My daughter has helped me make a new website. In honor of what people have been calling me lately, "the sprang lady" the website has a new name as "sashweaver and spranglady".
Students at Bannatyne School sewed those ‘sashes’ together, using braids made by the younger students.
This tapestry commemorates the 100th anniversary of the school. It celebrates the role of the individual, as well as exemplifying the strength of the community.
Each thread is important. A single thread can make a huge difference. Single threads are fragile, can be easily broken. Many threads together can create something very strong, very beautiful.
Here’s the completed tapestry.
I’ve been working in a local school. Younger children have been learning about three-strand or four-strand braiding. For those in grade 4 and 5 I brought along rigid heddles and had them weave strips or “sashes”.
Here are some patterns you can make with a rigid heddle loom.
Now, if you have all threads of the same color, you get a solid colored cloth.
A single thread of a contrasting color makes a broken line.
OK, I had blue threads and a single white thread in the warp and then used white in the weft.
What happens when I use two contrasting threads on that blue background?
Two contrasting threads makes a solid vertical line.
What happens when I use three contrasting threads?
Three contrasting threads make a line that is fat-skinny-fat-skinny.
Now for four threads.
Four threads of a contrasting color make a solid line, a bit fatter solid line than the two threads.
What happens when I use five contrasting threads?
OK this was really two white, one yellow, and two white.
Since 2+1+2=5 this is five contrasting threads on a field of blue.
It makes kind of an interesting pattern.
Many more patterns possible with a rigid heddle:
All right, here I started with four green threads.
Then I put greens in the slits and yellows in the holes for four threads, two of each color.
Then I put yellow threads in both slits and holes.
Then I put yellow threads in the slits and greens in the holes for four threads.
On the other edge I place four greens (slits and holes).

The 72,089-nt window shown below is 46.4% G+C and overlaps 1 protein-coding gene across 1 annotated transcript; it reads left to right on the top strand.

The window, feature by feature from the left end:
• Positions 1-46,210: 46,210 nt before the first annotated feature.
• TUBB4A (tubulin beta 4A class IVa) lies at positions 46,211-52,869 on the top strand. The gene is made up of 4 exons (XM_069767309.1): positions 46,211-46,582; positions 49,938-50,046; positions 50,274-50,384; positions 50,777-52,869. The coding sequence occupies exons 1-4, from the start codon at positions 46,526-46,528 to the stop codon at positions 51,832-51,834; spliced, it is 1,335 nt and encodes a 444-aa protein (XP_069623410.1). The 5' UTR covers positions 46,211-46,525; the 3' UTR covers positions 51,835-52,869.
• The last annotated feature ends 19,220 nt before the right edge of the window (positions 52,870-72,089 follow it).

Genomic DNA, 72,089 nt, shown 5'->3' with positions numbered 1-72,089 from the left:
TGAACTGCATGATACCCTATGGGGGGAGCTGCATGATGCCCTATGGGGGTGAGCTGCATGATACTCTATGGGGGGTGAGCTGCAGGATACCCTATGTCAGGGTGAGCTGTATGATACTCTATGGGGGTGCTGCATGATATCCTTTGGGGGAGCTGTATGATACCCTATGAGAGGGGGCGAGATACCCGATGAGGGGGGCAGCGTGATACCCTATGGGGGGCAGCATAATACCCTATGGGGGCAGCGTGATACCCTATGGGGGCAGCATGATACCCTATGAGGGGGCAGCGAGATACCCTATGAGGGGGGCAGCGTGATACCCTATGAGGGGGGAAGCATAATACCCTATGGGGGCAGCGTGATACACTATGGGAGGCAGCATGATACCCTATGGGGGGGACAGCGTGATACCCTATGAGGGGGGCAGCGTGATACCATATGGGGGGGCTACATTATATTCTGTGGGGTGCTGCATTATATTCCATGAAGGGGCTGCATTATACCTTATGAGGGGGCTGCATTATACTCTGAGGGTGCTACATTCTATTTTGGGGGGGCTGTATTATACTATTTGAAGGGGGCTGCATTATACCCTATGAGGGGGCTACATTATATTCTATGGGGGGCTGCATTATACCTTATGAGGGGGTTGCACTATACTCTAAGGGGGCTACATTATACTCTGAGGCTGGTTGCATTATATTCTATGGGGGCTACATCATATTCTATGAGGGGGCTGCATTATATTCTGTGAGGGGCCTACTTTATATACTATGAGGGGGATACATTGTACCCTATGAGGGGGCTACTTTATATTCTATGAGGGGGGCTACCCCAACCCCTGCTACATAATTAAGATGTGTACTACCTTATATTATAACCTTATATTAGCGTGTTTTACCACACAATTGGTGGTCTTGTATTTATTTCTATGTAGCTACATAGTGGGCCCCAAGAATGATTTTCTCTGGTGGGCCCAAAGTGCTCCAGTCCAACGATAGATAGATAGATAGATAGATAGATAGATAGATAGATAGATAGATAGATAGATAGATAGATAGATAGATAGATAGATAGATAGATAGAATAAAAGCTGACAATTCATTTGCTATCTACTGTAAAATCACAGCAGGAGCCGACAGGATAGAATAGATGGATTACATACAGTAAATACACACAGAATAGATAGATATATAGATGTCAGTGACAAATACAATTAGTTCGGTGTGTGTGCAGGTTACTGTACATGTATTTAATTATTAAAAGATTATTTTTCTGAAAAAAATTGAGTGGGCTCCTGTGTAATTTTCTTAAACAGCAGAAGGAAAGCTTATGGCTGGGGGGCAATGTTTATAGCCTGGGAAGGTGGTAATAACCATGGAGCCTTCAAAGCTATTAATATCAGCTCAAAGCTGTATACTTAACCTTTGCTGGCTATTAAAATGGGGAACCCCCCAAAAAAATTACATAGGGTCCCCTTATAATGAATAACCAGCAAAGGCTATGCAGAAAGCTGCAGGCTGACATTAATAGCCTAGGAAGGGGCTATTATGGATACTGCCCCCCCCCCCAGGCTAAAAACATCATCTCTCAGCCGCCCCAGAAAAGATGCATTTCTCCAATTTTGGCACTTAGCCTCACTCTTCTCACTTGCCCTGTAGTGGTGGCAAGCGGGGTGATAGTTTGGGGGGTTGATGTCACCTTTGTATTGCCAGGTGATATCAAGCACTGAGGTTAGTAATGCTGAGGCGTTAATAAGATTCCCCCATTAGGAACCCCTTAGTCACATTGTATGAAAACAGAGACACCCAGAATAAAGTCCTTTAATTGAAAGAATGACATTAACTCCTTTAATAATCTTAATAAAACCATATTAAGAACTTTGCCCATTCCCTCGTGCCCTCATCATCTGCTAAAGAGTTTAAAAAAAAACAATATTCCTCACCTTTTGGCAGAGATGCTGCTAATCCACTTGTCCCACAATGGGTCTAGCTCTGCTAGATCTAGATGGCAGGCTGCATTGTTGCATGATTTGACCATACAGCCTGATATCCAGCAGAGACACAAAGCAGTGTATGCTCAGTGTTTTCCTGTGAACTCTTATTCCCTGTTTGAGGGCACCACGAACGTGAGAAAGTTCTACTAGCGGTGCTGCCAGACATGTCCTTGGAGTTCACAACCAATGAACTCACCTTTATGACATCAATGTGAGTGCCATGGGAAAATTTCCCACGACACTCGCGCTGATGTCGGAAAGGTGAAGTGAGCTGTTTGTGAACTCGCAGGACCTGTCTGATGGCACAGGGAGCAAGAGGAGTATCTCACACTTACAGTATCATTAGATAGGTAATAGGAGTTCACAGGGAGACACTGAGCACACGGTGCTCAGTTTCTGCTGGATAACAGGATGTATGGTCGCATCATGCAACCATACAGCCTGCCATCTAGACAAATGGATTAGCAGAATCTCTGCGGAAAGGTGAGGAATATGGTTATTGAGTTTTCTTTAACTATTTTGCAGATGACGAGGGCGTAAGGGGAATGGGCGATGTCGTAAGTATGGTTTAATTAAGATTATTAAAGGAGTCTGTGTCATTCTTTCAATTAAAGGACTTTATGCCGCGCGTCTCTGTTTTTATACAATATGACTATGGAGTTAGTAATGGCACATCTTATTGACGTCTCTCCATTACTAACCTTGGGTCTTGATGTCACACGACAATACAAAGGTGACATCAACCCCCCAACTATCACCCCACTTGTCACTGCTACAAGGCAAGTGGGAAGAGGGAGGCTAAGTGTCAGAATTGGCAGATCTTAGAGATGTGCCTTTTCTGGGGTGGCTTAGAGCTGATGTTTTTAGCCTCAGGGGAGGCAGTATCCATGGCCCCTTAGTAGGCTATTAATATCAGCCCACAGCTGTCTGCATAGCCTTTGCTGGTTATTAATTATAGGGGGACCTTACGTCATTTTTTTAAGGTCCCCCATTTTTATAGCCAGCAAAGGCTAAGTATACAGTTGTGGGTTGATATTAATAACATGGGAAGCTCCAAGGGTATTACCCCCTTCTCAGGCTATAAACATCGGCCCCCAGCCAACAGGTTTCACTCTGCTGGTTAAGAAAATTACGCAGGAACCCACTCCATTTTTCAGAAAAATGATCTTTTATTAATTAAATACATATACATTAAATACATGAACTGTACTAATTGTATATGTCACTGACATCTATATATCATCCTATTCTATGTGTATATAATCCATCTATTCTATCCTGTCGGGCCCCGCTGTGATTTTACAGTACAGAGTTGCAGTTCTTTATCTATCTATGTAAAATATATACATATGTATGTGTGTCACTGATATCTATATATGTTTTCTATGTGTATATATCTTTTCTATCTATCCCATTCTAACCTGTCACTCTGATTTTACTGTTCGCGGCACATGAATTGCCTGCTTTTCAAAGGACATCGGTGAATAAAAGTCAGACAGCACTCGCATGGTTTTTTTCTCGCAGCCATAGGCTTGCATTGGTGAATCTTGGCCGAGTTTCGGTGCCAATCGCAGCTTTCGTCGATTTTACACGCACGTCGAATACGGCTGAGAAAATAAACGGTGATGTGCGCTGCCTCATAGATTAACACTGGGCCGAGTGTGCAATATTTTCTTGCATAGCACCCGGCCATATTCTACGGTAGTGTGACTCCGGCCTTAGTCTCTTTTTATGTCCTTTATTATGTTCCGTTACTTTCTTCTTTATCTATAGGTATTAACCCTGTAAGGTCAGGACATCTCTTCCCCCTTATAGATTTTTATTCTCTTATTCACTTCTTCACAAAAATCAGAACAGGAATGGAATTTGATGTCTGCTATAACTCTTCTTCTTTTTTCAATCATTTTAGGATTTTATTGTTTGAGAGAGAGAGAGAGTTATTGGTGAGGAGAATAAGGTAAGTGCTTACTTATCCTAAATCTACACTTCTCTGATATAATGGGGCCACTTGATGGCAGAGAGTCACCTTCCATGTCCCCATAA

When you keep one color in the slits and another in the holes it gives you a horizontal line.
Switching colors every four or six threads will give you a checkerboard pattern.
Here are some of the strips woven by fifth graders.
Once again the folks of the Métis Pavilion invited me to promote fingerweaving, the technique used to construct some of the original Métis sashes.
I am grateful to former-students who assisted me.
We encouraged visitors to try their hand at fingerweaving, a do-it-yourself friendship bracelet. Approx 300 bracelets were produced over the week.
Many thanks to Suzanne, Claudette, Lenore, Guy, Jacqueline, Yvonne, Val, and Terry, for their assistance.
Had a lovely time at Lower Ft Garry last weekend. Perfect weather, sunny, not too hot. Met lots of interesting folks coming to the book launch, and found it most entertaining to watch the items for the Antique Road Show file past.
No, I didn’t bring my camera. Forgot it at home. No photos of the event, but I did snap a pic this morning. I’ve just finished up weaving a whack of sashes, gave them a hot wash to pre-shrink them down to proper size. Those of you who’ve made special orders and are awaiting shipment may recognize one of those here hung up to dry:
I’m also thinking that some of you may be wanting washing advice. Here it is:
Hand wash in warm water.
Your sash has already been exposed to a hot water wash
and should not shrink with further washings.
To be safe, however, use water no hotter than you’d like for a bath.
Use a product such as Zero or Woolite,
or a Shampoo followed by conditioner,
or a shampoo with conditioner
More detailed instructions:
Fill the washing machine with enough room-temperature water to cover the sash(es).
Add detergent (Zero or shampoo)
Agitate a bit to distribute the soap.
Add the sashes.
LEAVE THE LID OF THE MACHINE OPEN
DO NOT ALLOW THE MACHINE TO AGITATE
Leave the sashes to soak a while (20 min should suffice)
Turn the dial of the washing machine to ‘Spin’
(now closing the lid of the machine) to remove the water.
Turn the dial of the machine to allow rinse water to enter.
Turn the dial of the machine to remove water again.
Repeat until all soap is removed.
Hang to dry.
The fringes may become a bit tangled by this washing process.
Generally this problem is easily resolved by extracting the fringes one by one from the tangle.